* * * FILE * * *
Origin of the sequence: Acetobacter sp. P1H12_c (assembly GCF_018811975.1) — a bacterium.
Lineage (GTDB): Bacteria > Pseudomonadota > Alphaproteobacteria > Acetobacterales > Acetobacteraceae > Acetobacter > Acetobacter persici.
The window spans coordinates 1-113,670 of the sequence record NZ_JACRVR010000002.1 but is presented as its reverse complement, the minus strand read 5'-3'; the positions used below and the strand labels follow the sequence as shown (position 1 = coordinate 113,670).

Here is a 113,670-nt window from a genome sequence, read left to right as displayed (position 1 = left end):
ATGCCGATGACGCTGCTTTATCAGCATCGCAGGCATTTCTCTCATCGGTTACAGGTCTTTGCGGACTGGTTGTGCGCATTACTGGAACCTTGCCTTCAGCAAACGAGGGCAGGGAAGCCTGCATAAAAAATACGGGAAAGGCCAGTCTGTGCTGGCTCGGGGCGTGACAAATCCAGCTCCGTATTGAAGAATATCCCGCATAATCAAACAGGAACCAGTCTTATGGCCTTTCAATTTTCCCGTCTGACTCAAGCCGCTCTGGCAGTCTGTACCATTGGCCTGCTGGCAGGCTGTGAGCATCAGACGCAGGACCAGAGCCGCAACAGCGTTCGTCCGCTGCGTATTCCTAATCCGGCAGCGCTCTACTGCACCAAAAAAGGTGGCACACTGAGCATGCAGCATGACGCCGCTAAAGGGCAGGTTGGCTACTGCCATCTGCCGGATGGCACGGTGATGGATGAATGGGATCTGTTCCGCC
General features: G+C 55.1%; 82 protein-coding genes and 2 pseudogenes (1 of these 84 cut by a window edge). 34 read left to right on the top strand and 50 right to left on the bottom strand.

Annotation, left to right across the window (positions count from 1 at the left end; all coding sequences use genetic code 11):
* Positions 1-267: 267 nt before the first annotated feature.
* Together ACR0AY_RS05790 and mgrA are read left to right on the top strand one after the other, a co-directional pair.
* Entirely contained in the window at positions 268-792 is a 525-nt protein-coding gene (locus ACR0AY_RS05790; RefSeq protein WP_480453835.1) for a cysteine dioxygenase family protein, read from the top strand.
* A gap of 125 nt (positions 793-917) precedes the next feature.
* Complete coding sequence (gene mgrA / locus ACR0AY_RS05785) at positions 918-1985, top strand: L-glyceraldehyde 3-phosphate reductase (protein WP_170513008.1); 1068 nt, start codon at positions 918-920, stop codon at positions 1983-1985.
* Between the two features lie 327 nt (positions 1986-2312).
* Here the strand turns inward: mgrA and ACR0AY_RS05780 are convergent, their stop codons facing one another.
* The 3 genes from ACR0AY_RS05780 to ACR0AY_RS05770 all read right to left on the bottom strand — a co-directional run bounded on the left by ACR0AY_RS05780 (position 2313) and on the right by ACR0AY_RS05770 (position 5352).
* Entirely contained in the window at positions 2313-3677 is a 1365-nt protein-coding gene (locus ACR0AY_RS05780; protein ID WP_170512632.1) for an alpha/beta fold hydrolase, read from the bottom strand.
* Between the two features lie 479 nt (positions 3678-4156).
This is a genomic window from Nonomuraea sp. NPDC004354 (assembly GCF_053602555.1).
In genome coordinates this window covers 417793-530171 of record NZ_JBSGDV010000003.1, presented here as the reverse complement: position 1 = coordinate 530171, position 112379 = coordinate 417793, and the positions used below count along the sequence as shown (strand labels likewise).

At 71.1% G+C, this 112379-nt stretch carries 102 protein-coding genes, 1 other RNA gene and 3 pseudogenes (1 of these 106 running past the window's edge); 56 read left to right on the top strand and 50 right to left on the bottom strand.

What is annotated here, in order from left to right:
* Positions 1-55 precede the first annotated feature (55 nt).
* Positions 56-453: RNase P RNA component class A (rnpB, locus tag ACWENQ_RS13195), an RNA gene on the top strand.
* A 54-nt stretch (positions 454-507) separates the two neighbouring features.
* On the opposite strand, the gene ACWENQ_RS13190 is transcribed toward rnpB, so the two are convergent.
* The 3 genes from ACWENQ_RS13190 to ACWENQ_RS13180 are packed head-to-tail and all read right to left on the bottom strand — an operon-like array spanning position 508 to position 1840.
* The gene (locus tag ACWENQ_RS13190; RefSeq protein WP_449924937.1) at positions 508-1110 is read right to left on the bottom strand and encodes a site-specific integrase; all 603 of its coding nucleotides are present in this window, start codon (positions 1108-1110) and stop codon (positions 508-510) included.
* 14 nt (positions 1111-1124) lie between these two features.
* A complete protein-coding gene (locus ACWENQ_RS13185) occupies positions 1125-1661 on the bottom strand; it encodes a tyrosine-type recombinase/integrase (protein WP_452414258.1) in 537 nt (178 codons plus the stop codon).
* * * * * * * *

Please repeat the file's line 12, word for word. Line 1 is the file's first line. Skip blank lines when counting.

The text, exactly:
* Complete coding sequence (gene mgrA / locus ACR0AY_RS05785) at positions 918-1985, top strand: L-glyceraldehyde 3-phosphate reductase (protein WP_170513008.1); 1068 nt, start codon at positions 918-920, stop codon at positions 1983-1985.